most steadily of all these different people,
and still he works, at one with happenstance.
Each year he takes the strimmer from the garage
to mow the spears of grass and outsize weeds
that shoot up by the paths and on the waste ground
(that isn’t waste ground but remaining plots
of orchard and of vineyard stranded here
amidst the villas and apartment buildings
that sprang up over the last century),
then rakes and gathers all the green that falls.
He neatly stands his three beers in the shade,
spits on his aging hands and goes at it.
Some days I wish he had a bigger scythe
to take down every standing block of concrete
and give us farms and woodland once again.
Some days I wish he’d leave the wild worts grow
and let them take dominion everywhere.
And every day I greet him with good will
which he returns then gets back to the job.
ON KRIŠTOF KINTERA’S INSTALLATION UNDER NUSLE BRIDGE, PRAGUE
beginning with a line by Jan Neruda
The earth’s a child and doesn’t think
to draw the people in so fast
that they’re transformed to pools of blood and cartilage
at the very last.
For instance when they climb the railing
held up four hundred metres high
above the parks, the buildings and the roads,
and step into the sky
the earth wants them so much it says,
‘Now come to me.’ It’s had enough
of barriers keeping them apart.
Who could resist such love?
And so they come down in their hundreds,
these ones who wanted quickly out,
so tired of leaving things to fortune — some
in silence, some with a shout —
as streetlamps twist their necks to look
up at the heights and finish gazing
down on a human heap against the earth,
whose love still proves amazing.
She says the dead come back for a mere flake, fleck
or fume of favourite food. A fragrant air
we hardly know is more than they can bear.
For them the speed of our bored talk is breakneck.
She says when we lean in to catch the scent
that rain showers summon from the April earth
dead millions groove themselves into the berth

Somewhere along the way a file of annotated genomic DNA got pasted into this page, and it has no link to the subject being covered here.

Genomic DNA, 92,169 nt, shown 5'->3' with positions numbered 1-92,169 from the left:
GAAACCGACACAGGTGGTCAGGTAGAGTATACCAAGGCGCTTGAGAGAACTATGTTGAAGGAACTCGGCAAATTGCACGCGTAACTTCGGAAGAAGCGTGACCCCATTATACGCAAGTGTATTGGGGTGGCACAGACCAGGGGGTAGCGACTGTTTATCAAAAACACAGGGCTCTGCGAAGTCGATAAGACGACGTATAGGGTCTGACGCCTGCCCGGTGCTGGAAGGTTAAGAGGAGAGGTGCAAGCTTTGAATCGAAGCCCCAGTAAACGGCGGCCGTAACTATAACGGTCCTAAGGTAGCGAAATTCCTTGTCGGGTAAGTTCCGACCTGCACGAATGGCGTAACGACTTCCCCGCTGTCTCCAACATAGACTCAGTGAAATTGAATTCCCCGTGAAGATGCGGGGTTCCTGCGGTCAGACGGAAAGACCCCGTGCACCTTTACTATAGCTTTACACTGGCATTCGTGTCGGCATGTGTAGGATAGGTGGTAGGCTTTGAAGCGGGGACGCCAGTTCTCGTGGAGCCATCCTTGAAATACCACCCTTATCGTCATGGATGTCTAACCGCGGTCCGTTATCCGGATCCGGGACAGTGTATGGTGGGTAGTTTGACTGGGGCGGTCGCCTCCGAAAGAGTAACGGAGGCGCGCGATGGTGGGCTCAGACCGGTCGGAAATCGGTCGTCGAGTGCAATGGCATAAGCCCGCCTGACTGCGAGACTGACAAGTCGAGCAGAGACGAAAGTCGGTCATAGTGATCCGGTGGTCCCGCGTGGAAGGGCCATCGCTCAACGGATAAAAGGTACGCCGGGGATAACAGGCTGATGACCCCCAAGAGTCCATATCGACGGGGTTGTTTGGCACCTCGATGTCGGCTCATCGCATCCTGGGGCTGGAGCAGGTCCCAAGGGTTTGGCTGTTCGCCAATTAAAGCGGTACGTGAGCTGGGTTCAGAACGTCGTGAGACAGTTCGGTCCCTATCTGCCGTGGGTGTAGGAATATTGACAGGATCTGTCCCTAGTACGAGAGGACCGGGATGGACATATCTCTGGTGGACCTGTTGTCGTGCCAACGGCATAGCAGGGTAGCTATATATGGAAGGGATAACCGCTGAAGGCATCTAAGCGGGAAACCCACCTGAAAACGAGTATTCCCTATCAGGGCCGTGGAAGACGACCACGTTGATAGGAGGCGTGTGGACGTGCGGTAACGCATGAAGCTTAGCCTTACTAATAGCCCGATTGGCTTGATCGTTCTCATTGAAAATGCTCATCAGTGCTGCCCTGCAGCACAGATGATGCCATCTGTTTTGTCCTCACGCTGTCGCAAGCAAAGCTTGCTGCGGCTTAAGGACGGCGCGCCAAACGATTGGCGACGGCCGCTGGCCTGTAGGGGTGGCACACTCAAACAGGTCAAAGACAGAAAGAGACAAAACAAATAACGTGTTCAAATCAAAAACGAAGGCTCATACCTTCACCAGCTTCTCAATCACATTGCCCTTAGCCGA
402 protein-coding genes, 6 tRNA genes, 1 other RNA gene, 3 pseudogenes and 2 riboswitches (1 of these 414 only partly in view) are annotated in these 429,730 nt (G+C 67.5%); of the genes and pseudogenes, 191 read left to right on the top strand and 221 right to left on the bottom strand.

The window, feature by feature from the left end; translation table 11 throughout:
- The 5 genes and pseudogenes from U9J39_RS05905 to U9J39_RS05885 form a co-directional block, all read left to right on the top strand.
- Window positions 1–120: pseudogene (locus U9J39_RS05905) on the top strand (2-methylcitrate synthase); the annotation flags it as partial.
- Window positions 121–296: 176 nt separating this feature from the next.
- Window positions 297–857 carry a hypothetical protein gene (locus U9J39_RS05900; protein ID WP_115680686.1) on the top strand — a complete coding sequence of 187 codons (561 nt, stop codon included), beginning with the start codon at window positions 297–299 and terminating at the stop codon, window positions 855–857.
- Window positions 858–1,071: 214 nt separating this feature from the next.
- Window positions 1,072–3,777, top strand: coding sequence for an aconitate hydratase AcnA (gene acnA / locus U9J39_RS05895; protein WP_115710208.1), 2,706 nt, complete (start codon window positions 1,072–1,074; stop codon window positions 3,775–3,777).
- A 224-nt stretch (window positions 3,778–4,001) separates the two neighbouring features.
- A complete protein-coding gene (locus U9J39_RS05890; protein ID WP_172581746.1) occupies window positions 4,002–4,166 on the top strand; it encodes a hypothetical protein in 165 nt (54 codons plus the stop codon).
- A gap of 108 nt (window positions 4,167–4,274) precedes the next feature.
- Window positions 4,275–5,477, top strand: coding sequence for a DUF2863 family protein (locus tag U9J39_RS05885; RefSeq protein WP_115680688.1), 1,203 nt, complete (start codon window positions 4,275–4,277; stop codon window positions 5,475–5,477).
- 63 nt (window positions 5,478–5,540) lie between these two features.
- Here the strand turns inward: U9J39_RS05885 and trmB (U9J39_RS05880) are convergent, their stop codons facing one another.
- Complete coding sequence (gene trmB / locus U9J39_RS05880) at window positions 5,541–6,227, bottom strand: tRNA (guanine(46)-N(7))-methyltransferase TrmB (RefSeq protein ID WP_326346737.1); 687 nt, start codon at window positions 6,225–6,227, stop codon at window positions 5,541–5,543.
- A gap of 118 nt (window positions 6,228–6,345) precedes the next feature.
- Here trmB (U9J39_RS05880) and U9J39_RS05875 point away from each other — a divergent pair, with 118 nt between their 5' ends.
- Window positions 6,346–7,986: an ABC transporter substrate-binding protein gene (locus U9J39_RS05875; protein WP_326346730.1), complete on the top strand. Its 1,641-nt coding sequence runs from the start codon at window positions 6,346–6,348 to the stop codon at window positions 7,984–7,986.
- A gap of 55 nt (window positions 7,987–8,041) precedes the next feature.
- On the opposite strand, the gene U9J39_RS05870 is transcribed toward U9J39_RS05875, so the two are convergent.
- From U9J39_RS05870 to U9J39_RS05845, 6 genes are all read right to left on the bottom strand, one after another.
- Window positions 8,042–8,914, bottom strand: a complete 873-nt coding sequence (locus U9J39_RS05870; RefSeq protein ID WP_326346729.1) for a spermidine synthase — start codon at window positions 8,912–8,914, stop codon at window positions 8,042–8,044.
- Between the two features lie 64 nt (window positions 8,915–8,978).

of our one sense. They are engulfed, content.
He says let them do what they want, these dumb
sad hordes of shades. Do you think that they’ll come
the moment I push back the floral hem
of the summer dress you look so lovely in,
and lift it off, leaving you just a grin?
What do you reckon that will do to them?
A square of twilit lawn seen through French doors.
Summer evening. Aperitifs. A roast.
The affable minister murmurs to the host.
Breezes glide across the parquet floors.
The waiters move in silence. Now the wives
draw dutifully together for a talk
of family and schools, and watch the clock.
Two years to go till our first child arrives.
We live five floors up in a block of flats
across the city. Half a mile of muck
to walk through from the Metro. Like diplomats,
we say, ‘No, after you,’ and fall in bed,
still laughing, stripping off to fuck.
Nothing of those hours has touched us yet.
It’s like some awful joke:
my young son in my arms
before he goes to bed,
pressed close, not dead,
a tiny bloke
with bones his blood still warms.
He’s full of chat, age six,
of schoolyard push-and-shove
and big plans for next day.
I might as well say
a sack of sticks
has taken all my love.
His bones, in time and times,
like mine will fall apart.
OK. First job to do
tomorrow: go through
the ancient rhymes
for words like love and heart.
If you’re fine gazing through the sea
— mid-ocean, in a mid-sized boat —
at the giant shadows that agree
to keep you for a while afloat,
then go on, look into the ground
that shoulders your whole house’s weight —
the chalk and dirt packed pound for pound,
the limestone strata, and the slate,
in mile-long waves that kindly crest
to this spot underneath your feet.
(They’ll take you with them as their guest
when they move on from your smart street.)
That’s why your neighbour, his old clay
still quick enough, like a ship’s boy
comes whistling shanties. Every day
for fun he hails you with, ‘Ahoy!’